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More than half of patients can now survive a deadly skin cancer that was considered intractable just a decade ago, doctors in the UK say.
Ten years ago, only one in 20 patients would live for five years after the diagnosis of advanced melanoma. Most would die in months.
But drugs to control the body's immune system mean 52 percent now live for at least five years, a clinical trial shows.
Doctors said it was an extraordinary and rapid change in care.
How difficult is melanoma treatment?
Melanoma is the fifth most common cancer. in the United Kingdom and kills almost 2,300 people a year.
If detected in the early stages, chances of survival are good, but as cancer becomes more aggressive and spreads throughout the body (known as metastatic cancer), survival drops.
"In the past, metastatic melanoma was considered intractable," said Professor James Larkin, consultant for the Royal Marsden NHS Foundation Trust.
He said: "Oncologists considered melanoma different from other cancers. It cannot be treated after it has spread."
People tended to live between six and nine months after diagnosis.
What did the judgment show?
The study investigated two immunotherapy drugs designed to boost the immune system and allow it to attack cancer.
There were 945 patients in the study, one third received nivolumab, one third received ipilimumab and one third both.
Doctors looked at the five-year survival rate – the proportion of patients still alive after five years.
The results showed:
- 26% were still alive with ipilimumab alone
- 44% were still alive with nivolumab alone
- and 52% were still alive when they received both.
"It was an amazing surprise to see so much progress in such a short time," Larkin told BBC News.
He said: "It was the most extraordinary transformation of a disease that was considered, among all cancers, as the most difficult to treat, the most serious prognosis.
He said that now "there is a possibility that 50% of people with stage four melanoma will be alive five years after treatment with immunotherapy."
The findings were presented at a meeting of the European Society of Medical Oncology and published in the New England Journal of Medicine.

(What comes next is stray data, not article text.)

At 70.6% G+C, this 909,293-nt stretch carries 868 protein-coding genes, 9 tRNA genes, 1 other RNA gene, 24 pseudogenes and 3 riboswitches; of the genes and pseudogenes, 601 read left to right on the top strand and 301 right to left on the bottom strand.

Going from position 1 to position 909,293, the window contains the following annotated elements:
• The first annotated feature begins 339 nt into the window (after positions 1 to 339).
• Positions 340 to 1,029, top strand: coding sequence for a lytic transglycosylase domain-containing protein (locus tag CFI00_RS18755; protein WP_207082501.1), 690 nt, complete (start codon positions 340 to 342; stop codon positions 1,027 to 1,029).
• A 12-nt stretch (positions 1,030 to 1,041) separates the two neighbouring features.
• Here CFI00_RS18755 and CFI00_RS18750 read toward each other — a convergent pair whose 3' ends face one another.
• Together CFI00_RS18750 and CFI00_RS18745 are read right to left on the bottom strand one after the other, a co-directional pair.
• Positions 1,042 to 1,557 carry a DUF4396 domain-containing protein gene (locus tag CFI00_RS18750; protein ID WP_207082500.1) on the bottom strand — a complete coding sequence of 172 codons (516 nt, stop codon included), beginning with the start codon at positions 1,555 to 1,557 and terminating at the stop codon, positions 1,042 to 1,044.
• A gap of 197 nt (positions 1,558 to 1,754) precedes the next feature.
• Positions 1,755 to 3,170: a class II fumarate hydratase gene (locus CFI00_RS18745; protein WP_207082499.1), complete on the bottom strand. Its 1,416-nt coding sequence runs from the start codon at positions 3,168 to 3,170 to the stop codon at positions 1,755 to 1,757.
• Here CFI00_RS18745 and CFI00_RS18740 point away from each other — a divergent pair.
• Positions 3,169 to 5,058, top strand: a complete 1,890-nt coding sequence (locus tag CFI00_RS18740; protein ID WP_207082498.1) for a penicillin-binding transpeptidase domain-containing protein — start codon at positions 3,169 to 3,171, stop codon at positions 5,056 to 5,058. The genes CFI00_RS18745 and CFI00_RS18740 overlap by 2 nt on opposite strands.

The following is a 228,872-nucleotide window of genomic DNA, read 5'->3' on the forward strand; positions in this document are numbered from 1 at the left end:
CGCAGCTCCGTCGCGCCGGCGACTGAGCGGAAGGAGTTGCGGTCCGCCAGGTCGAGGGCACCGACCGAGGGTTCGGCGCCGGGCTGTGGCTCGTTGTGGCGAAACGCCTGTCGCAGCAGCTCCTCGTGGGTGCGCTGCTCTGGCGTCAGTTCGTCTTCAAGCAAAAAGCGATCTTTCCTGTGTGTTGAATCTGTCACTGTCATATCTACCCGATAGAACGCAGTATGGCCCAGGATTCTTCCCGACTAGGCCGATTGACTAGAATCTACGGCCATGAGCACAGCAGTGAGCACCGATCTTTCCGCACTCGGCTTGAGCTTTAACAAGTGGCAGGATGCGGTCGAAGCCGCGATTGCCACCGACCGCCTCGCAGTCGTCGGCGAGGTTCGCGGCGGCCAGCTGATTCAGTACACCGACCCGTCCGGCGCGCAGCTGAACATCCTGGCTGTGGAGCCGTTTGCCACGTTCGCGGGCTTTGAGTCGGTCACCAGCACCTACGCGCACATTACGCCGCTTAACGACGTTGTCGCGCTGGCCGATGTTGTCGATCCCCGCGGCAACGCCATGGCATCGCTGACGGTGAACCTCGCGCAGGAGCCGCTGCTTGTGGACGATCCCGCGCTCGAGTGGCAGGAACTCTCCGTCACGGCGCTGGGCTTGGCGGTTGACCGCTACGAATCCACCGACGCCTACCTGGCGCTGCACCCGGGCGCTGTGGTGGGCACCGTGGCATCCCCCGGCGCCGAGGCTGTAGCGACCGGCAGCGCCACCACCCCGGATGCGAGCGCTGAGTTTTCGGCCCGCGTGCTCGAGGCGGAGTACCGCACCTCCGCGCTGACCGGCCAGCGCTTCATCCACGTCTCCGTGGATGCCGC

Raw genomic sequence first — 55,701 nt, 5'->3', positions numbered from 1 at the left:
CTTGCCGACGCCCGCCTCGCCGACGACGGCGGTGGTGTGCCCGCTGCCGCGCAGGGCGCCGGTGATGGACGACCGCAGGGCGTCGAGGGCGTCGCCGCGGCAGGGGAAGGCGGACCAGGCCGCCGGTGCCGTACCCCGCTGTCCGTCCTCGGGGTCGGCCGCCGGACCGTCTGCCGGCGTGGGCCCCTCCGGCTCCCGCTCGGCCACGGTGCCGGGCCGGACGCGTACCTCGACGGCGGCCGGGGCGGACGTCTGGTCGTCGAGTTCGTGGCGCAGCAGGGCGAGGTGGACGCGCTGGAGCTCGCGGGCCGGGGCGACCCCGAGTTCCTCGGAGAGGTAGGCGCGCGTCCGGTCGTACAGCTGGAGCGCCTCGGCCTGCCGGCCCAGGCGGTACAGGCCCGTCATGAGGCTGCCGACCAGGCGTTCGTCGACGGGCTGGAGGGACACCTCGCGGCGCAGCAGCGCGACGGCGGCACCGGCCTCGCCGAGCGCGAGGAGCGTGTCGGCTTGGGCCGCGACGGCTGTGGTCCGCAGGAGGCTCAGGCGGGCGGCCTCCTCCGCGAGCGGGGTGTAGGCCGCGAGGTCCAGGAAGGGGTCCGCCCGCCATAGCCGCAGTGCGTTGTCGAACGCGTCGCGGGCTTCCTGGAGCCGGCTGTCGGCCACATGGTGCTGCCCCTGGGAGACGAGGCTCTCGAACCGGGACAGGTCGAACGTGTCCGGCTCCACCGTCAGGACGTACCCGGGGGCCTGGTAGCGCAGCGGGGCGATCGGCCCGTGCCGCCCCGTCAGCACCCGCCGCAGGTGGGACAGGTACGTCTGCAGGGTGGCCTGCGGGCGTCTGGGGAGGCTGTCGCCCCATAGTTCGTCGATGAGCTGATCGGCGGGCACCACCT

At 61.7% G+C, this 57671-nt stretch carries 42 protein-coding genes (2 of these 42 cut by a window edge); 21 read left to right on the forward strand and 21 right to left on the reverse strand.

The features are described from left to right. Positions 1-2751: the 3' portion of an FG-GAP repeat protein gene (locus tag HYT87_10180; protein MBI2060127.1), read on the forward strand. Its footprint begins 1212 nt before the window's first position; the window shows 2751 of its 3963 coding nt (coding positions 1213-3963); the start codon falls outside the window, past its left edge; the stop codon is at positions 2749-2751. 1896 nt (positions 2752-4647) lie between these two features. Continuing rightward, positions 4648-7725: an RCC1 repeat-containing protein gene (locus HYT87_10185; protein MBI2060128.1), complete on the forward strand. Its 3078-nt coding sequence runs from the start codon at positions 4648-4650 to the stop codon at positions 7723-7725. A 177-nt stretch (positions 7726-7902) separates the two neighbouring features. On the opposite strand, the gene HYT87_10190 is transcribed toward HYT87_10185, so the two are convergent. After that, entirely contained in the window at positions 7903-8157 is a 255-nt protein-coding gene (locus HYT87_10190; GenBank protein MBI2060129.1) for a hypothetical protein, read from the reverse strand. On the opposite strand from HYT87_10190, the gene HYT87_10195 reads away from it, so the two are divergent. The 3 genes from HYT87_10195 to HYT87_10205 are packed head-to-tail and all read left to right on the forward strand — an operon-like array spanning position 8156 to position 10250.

What do patients say?
Pam Smith: "Maybe I Didn't See My Grandchildren"
Pam Smith, 67, from Royal Tunbridge Wells, commenced trial in January 2014.
She was "devastated" when told that her cancer was intractable and said she "would have no chance" without immunotherapy.
She was treated once every two weeks for four months, but the medications caused diarrhea as severe as a side effect that she could no longer continue.
His tumor has halved after treatment and has not grown since. Pam now feels "brilliant".
She told the BBC: "Maybe I didn't see my grandchildren.
"It's been just over five years since it happened and my youngest grandson was six over the weekend.
"I wouldn't look like he grew up and the other grandchildren either."
Are these patients healed?
Saying healed is always difficult in cancer, but five-year survival is an extremely significant milestone.
Some patients taking the drugs are in complete remission, with no sign of any abnormalities in the scan.
Others like Pam still have a tumor inside their bodies, but they are no longer growing.
Of the surviving patients, three quarters no longer need any form of cancer treatment.
How does immunotherapy work?
Immunotherapy is the Nobel Prize-winning science that is making treatment intractable.
The field is one of the most exciting in cancer treatment.
The immune system constantly patrols our body, fighting hostile invaders like viruses.
It should also attack cancers – but cancers are a corrupted version of healthy tissue and can develop ways to bypass the immune system.
A corrupted cancer cell will grow out of control unlike its healthy neighbors
Ipilimumab and nivolumab prevent the hiding of some cancers and allow the immune system to attack.
They interrupt the chemical signals that cancer uses to trigger the immune system.
Nivolumab blocks the shutdown of white blood cells called PD-1. Ipilimumab blocks a similar switch called CTLA-4.
It is described as taking the brakes off the immune system.
"By administering these drugs, you effectively take two brakes out of the immune system, rather than one, so that the immune system is able to recognize previously unrecognized tumors, react to them and destroy them," Larkin said.
Are there any side effects?
Yes, medications are changing the way the immune system works within the body and this can have consequences such as fatigue, rash and diarrhea.
Some are severe enough that patients like Pam cannot complete a full course of treatment.
However, even a brief period of immunotherapy had a lasting benefit on the immune system and patients.
This is in stark contrast to other cancer treatments, such as chemotherapy, which stop working the moment treatment stops.
While these lasting changes mean side effects, they may continue to emerge as patients age.
Are these medications available?
Yes, previous results from this test have led to the availability of these drugs worldwide – including the UK National Health Service.
The decision to approve melanoma drugs was one of the fastest in NHS history.
And they are also being used in other cancers such as lung and kidney.
What do the experts think?
Charles Swanton, chief clinician at Cancer Research UK, said progress in melanoma was "incredibly fast."
He said: "I am inspired to see the advances being made in the development of immunotherapies and their potential to transform the perspective of some patients by giving them time with friends and family that they never thought they would have."
"And now work continues to ensure that more people with different types of cancer can also benefit from these innovative treatments."
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